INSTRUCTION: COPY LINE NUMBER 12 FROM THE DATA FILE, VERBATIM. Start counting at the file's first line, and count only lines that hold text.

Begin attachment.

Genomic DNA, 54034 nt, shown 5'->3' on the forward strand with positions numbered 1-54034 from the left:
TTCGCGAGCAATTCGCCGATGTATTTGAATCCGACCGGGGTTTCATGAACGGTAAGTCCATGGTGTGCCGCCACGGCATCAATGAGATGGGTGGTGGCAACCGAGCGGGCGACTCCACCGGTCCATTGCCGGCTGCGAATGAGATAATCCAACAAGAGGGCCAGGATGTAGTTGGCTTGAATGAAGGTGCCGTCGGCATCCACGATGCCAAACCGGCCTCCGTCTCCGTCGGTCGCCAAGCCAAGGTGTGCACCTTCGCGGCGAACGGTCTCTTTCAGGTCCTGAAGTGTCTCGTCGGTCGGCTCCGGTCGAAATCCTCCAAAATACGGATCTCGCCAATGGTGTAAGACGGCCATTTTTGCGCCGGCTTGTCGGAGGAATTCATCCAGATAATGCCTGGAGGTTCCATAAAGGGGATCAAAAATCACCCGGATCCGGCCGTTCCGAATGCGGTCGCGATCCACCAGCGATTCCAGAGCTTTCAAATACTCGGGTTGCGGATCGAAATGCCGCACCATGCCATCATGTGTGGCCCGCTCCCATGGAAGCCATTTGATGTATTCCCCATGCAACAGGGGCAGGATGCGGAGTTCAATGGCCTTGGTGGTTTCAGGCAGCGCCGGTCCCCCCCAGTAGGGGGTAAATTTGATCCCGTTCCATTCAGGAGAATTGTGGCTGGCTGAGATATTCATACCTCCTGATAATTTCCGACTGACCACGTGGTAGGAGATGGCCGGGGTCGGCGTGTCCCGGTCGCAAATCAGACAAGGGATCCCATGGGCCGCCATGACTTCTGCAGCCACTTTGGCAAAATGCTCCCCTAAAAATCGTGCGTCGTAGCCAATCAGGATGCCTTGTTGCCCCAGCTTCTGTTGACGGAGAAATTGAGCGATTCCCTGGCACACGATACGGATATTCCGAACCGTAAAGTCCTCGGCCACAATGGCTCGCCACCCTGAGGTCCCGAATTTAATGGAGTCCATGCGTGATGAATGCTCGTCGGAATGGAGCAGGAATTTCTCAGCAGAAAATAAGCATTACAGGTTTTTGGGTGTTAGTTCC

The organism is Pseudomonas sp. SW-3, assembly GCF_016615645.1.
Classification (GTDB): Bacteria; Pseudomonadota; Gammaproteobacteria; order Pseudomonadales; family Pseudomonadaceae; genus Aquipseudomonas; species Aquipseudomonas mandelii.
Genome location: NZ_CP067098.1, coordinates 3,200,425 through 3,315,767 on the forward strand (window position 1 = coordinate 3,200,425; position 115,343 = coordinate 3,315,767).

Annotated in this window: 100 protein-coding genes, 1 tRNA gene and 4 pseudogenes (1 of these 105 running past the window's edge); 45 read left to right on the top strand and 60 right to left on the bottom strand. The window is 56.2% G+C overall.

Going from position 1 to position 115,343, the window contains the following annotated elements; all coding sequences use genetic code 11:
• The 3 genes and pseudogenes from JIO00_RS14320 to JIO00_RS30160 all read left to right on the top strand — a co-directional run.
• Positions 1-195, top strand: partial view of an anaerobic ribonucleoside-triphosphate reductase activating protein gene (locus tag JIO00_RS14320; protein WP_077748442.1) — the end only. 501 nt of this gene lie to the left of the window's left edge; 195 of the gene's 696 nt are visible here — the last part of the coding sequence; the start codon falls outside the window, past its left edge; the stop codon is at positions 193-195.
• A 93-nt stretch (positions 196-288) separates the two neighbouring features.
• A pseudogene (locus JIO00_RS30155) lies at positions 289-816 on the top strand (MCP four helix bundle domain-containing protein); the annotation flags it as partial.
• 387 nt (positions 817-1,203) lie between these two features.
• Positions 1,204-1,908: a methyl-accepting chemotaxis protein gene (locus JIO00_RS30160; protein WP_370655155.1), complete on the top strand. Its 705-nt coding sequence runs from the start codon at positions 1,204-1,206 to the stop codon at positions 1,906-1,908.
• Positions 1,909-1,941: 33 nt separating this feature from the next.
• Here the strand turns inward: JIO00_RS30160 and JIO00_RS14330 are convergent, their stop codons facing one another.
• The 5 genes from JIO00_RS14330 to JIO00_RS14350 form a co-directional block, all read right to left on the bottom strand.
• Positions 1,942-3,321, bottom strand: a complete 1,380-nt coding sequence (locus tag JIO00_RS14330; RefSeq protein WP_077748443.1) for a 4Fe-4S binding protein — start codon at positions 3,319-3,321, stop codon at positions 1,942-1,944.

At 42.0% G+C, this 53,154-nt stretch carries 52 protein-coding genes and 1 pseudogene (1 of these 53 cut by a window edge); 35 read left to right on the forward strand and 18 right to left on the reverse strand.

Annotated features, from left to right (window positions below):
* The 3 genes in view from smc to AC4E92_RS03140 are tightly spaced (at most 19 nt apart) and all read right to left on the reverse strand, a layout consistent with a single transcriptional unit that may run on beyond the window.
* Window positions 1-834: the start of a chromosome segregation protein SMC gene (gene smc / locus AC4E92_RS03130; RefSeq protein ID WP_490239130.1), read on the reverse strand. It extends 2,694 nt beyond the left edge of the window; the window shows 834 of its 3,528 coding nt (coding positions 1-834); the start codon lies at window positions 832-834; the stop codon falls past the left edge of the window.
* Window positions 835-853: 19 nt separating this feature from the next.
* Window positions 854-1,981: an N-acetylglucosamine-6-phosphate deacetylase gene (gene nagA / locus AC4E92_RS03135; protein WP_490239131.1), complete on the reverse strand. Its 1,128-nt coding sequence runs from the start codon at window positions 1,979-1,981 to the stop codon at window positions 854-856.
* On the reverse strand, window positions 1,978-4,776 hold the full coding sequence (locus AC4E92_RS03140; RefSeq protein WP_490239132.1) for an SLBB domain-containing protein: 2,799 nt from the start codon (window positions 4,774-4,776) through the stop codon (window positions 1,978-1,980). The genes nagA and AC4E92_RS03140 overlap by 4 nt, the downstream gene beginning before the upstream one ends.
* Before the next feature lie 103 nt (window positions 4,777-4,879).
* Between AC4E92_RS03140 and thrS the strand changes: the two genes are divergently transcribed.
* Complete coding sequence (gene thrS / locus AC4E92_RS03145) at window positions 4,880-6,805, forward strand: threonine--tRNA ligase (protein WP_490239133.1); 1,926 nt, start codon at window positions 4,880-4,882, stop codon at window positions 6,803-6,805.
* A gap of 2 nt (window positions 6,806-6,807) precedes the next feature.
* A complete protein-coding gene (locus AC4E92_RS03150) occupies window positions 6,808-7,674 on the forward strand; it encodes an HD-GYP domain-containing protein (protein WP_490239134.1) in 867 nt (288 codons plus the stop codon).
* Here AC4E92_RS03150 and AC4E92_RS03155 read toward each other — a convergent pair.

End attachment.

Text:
• 387 nt (positions 817-1,203) lie between these two features.